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PC Network for Hospital Information System

A really distributed, challenging approach

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Part of the Lecture Notes in Medical Informatics book series (LNMED,volume 45)


It was my intention to go toward an integrated HIS that covers both the whole clinical operations and the management information system. However the importance of integration was realised neither by department head physicians and economic people nor by the top management -so we started to develop and purchase local (departmental) LAN-based systems since 1988. I tried to use homogeneous tools (network hardware/software, database formats e.t.c) to make more easy the forthcoming integration though. Presently about 50 PCs (with common user menus) are cabled together across our 250 bed hospital. At the clinical side we started with the admission department, chemical laboratory, pediatry cardiology systems; followed by the ergometry and holter lab system, the heart surgery complex (including intensive care unit and post operation follow up), the animal research department, the cath lab, the cardiomyopathy lab. Then we replaced with own development the chemical lab system, and partly the cath-lab, the pharmacy system followed soon and the new pediatry cardiology system under beta test by now. Our institute was the first in Eastern-Europe to have online connection to US data networks (for heart wall motion analysis study in 1977), and last year we joined the X.25 network in Hungary for cardiology cooperation. At the management side we started with personnel administration and salary (payroll) system, continuing with financial department(general ledger) and equipment & material stock register system. However to use real business principles in the two stage production process of a hospital we need more serious department cost analysis and product line analysis.

For the technical side I’ve selected multiserver Novell 3.1 LAN with Arcnet, MS-DOS 3.2 based desktop stations and palmtops (Poquet) for bedside data collection and decision support. The applications we developed in Clipper and Microsoft C. For medical statistical analysis we developed bigger databases in PC Oracle on local 386 based computers hooked to the network. For the management information system we’ll follow this approach to, probably changing from DOS to UNIX but remaining at the same SQL with graphical user interface as front-end.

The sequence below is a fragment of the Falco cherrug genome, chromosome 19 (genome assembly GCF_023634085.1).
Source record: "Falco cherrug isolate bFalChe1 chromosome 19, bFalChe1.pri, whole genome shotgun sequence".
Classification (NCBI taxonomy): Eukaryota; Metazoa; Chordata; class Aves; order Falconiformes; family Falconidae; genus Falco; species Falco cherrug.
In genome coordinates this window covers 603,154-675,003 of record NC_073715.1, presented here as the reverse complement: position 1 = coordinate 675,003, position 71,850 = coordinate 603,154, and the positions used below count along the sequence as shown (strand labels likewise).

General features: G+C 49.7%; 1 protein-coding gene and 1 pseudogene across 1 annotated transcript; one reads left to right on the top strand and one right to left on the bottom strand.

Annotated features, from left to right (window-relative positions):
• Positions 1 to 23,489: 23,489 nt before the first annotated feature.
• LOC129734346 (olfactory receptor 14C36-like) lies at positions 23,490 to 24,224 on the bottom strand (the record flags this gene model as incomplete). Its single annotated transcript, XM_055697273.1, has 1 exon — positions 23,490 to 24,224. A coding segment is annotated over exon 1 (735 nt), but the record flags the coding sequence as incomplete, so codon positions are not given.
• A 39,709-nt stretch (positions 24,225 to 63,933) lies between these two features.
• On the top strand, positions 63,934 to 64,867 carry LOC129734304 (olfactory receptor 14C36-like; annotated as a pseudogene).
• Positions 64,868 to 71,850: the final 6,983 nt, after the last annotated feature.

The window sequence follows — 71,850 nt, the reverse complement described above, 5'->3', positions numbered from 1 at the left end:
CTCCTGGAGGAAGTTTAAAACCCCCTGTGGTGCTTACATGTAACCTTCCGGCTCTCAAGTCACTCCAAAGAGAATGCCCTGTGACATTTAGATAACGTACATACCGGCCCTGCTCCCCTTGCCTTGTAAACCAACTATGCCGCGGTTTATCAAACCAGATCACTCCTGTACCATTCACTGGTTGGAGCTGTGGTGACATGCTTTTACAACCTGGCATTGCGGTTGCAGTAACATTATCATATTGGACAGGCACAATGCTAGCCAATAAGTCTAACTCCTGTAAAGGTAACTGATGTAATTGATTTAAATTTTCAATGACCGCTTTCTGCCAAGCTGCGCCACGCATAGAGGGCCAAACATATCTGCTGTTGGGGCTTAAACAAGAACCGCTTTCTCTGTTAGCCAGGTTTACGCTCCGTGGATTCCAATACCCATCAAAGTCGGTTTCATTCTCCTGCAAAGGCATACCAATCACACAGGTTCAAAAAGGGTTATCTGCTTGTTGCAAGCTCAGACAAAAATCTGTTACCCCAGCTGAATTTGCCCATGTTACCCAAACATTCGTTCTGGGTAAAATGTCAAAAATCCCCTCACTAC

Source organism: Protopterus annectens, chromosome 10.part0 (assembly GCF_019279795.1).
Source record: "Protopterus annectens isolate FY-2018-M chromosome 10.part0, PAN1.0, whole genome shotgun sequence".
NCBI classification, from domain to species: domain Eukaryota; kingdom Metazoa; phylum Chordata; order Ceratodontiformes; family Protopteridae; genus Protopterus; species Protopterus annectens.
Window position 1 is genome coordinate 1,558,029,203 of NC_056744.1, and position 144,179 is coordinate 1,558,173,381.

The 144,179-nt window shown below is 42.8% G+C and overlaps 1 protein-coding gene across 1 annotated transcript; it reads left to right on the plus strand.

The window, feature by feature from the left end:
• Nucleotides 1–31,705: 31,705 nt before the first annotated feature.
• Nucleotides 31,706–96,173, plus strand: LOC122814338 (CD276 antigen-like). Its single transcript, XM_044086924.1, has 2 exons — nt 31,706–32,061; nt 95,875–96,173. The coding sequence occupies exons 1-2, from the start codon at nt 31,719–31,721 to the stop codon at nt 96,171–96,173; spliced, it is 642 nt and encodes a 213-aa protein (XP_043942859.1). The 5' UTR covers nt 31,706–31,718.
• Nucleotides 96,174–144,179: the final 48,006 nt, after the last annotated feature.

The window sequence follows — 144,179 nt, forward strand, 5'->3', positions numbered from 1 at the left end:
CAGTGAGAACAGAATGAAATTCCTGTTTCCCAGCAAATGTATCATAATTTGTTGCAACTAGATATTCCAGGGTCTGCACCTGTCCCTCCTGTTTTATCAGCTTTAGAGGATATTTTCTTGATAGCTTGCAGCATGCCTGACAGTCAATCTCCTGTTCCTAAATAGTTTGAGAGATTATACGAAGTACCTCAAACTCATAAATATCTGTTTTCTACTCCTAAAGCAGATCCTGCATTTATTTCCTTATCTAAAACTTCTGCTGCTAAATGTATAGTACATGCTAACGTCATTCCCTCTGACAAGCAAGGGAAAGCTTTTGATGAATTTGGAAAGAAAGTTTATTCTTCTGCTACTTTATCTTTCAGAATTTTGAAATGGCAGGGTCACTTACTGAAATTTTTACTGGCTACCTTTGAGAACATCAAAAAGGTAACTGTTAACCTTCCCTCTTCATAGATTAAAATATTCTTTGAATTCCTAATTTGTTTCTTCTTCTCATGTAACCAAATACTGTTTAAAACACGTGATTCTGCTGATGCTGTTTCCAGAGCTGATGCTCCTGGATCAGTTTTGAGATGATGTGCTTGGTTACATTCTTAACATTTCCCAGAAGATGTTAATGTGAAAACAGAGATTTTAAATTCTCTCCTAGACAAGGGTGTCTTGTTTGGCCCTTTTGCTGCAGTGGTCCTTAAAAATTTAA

As we’ve got at the cath-lab a DSA that real time stores movie sequences of the biting heart on hard disk we’ve started to develop an Ethernet based Micro PACS as part of our HIS. I named it micro because it’ll store preselected cardiac images from DSA sequences, from digitised ultrasound and from gamma camera (SPECT) only, and because it’ll consist of (super) microcomputers only.

For archiving of alphanumerical and image data we try to use a multifunction drive that can handle both WORM (for mandatory long time storage) and magneto optical media (for security backup). Introducing new information law in Hungary and 2Mbyte optical patient cards at admission/dismission departments the archiving/retrieval philosophy should be modified.


  • LAN
  • HIS
  • PACS
  • MIS

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  1. N. Balogh: “Novell LAN for the Hungarian Institute of Cardiology”, Computers In Cardiology 1991, Venice (under press)

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  2. A. Javor, I. Bordas, J.Nagy: “Introduction of DRG system in Hungary”, MIE’90, 1990 Glasgow.

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  3. G. Kovacs, E. Maklari, N. Balogh: “Labor info System for HIC”, International conference on lab equipments, 1990 Budapest

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  4. N. Balogh: “3D coronary anatomy analysis with parallel processing”, Medical Informatics 1991 (manuscript sent in August 1990)

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  5. N. Balogh: “Computer networks and their telecommunication and computer background in the developed countries and in Hungary”, Doctoral thesises 1980, University of Economics, Technical University of Budapest.

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© 1991 Springer-Verlag Berlin Heidelberg

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Balogh, N. (1991). PC Network for Hospital Information System. In: Adlassnig, KP., Grabner, G., Bengtsson, S., Hansen, R. (eds) Medical Informatics Europe 1991. Lecture Notes in Medical Informatics, vol 45. Springer, Berlin, Heidelberg.

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  • Publisher Name: Springer, Berlin, Heidelberg

  • Print ISBN: 978-3-540-54392-3

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